CNHC registered complementary therapy practitioners using the CNHC quality mark demonstrate to members of the general public and other healthcare providers that they conform to national standards of practice in their work.

If a CNHC registered complementary therapist has the CNHC quality mark it means that they:

  • Have undertaken a programme of education and training which meets, as a minimum, the National Occupational Standards and the core curriculum for the complementary therapy/discipline concerned where a core curriculum has been agreed

or

  • Have achieved competency to the level of the National Occupational Standards for the therapy/discipline concerned by means of relevant experience of at least three years and /or relevant training and been assessed by their peers as having met those standards

and

  • Have provided an independent reference of their good character
  • Have confirmed that they do not hold a criminal record (including cautions), or notified CNHC of any such record for consideration by the Registrar prior to acceptance
  • Have confirmed that there are no health issues that impact on their ability to practice
  • Have confirmed that they have not been the subject of any disciplinary or civil proceedings against them in relation to their practice or have notified CNHC of any such proceedings for consideration by the Registrar prior to acceptance
  • Hold current professional indemnity insurance
  • Have agreed to abide by: The CNHC Code of Conduct, Performance and Ethics CNHC’s Continuing Professional Development (CPD) Policy CNHC’s Data Protection Policy Terms of use of the CNHC website.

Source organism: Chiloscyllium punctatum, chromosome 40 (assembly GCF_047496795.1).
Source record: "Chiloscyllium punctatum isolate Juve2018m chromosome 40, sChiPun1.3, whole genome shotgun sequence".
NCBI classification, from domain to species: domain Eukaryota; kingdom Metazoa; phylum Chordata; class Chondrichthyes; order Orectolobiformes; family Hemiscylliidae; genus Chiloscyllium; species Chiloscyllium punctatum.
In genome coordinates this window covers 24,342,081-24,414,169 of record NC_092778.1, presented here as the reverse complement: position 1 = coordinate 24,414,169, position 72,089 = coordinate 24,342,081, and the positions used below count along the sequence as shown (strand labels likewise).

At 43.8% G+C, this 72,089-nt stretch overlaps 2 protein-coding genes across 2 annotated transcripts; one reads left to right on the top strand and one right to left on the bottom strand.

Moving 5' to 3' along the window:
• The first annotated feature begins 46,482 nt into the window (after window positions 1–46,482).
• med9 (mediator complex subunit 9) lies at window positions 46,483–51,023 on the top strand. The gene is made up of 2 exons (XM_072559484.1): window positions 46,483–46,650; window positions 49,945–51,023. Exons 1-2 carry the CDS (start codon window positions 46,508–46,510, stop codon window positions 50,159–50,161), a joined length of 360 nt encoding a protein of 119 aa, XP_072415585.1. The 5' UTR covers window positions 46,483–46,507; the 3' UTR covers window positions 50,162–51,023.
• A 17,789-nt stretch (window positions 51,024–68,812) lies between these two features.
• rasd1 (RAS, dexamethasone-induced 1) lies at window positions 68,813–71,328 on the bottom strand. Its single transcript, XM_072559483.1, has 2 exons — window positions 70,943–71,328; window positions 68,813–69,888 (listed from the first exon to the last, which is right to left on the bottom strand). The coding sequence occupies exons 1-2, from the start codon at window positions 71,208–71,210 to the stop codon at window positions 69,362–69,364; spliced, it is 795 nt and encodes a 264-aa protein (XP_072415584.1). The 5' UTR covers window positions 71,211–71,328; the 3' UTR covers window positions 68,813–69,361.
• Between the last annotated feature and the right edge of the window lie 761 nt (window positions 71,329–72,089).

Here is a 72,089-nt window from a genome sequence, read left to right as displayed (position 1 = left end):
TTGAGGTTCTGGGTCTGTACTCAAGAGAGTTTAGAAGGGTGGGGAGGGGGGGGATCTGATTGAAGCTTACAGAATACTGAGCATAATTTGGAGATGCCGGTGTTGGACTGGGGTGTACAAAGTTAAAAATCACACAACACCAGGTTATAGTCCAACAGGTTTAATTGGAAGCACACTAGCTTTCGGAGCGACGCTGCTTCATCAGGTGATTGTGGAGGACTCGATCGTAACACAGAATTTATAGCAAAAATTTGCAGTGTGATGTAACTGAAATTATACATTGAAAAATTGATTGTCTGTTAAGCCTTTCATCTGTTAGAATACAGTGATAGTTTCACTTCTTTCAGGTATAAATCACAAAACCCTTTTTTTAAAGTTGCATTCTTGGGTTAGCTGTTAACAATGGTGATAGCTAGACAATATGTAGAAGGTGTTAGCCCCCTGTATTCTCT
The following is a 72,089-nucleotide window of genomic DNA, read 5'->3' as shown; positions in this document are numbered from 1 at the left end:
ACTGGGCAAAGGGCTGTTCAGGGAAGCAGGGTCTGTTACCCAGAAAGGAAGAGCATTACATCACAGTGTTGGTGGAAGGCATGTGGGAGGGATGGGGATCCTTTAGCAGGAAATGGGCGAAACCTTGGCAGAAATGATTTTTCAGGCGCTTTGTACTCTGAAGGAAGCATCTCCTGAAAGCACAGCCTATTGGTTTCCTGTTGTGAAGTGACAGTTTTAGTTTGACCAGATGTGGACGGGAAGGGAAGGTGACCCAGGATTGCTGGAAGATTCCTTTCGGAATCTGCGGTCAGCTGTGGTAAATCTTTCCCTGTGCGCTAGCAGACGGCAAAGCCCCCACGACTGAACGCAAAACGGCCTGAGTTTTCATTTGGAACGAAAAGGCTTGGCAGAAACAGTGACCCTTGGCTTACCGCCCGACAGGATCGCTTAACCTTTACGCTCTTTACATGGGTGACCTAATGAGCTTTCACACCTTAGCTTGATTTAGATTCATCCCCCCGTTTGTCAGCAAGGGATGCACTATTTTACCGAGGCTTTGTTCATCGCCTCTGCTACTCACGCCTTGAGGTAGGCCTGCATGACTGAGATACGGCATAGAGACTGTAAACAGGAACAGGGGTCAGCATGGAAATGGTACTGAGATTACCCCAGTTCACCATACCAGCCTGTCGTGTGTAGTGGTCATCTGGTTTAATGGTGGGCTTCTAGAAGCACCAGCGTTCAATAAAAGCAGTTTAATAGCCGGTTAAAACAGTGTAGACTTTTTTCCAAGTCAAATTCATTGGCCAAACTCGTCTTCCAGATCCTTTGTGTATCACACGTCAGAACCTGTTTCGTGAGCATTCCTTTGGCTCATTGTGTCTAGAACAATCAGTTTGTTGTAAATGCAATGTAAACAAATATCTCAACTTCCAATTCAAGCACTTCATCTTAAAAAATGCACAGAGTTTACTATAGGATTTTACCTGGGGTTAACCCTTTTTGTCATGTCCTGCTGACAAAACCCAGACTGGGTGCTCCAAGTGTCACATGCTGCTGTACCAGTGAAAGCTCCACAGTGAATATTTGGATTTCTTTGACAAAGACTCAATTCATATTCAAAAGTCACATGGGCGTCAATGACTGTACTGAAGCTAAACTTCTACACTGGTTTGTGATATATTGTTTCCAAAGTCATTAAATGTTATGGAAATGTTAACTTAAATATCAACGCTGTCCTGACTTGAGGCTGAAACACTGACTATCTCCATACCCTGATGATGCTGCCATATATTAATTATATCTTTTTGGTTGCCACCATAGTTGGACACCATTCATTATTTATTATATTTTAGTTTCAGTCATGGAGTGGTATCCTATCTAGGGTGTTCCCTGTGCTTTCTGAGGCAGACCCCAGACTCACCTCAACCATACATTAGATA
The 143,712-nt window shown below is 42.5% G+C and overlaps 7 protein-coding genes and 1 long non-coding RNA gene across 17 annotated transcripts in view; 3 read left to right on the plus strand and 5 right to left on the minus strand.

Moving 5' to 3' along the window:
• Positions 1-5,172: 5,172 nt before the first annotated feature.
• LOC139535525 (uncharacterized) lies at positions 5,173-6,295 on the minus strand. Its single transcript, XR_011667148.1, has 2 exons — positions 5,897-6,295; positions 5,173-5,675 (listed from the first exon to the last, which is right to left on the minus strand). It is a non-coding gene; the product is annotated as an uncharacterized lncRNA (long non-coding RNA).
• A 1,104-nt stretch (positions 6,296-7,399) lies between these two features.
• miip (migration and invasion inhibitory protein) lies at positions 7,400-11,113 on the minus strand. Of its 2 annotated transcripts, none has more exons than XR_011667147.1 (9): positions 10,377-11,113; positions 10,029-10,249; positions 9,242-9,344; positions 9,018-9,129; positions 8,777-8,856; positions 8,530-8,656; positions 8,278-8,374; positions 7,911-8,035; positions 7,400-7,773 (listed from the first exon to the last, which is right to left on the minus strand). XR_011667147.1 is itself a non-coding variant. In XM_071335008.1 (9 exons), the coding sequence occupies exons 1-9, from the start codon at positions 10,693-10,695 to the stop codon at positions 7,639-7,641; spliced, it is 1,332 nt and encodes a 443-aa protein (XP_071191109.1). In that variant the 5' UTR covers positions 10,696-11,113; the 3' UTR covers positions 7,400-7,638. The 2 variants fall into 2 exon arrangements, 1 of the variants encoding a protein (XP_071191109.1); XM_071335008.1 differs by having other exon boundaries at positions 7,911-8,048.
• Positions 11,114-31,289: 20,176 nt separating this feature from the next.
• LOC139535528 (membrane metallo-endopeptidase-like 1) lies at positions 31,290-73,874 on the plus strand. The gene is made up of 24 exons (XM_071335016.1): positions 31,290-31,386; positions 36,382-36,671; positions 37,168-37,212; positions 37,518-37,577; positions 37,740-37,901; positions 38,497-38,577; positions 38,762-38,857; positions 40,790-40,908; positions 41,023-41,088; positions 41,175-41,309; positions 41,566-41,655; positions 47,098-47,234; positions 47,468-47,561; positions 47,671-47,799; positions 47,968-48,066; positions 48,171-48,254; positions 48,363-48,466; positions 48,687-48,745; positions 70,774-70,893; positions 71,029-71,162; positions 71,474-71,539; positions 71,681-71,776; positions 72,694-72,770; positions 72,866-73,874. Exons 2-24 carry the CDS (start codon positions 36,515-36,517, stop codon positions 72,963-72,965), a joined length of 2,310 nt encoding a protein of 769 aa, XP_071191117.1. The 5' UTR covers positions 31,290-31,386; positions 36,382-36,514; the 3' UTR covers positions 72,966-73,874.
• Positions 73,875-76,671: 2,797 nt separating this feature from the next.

Following it’s launch, the CNHC has made inroads to acceptance within the NHS and with charities, as evidenced by their latest Newsletter…

CNHC registration is key for mental health charities

As CNHC continues its work to raise awareness of CNHC registration across a range of sectors, they have been liaising with a number of organisations that represent people with mental health conditions. Here they outline the importance given to CNHC registration by Mind and Anxiety UK.

  •   Mental Health charity, Mind, supports CNHC registration. Mind provides a wide range of support and information to people with mental health conditions throughout the UK. Where people are seeking complementary therapies, Mind recommends they find someone who is CNHC registered.

Mind’s Head of Information, Beth Murphy commented: “Some people find complementary therapies help them to manage their mental health but it is vital that therapists are appropriately trained and regulated. Mind supports and promotes CNHC registration and the CNHC quality mark to help people find a therapist they can trust.”

  •  Anxiety UK is a national registered charity formed 40 years ago by a sufferer of agoraphobia for those affected by anxiety disorders. Today the organisation is still user-led, run by and for those with current or past experience of anxiety disorders. The charity is supported by a high-profile medical advisory panel as well as a number of celebrity patrons including cricketer, Marcus Trescothick and comedienne, Ruby Wax.  Anxiety UK works to relieve and support those living with anxiety disorders by providing services including counselling, clinical hypnotherapy and cognitive behavioural therapy (CBT). The charity also operates a national helpline, delivers online services and provides an innovative peer mentoring scheme. The charity uses robust screening processes for its therapy services to ensure the highest standards of governance are maintained both before and after appointment and CNHC registration is one of the criteria for its hypnotherapists.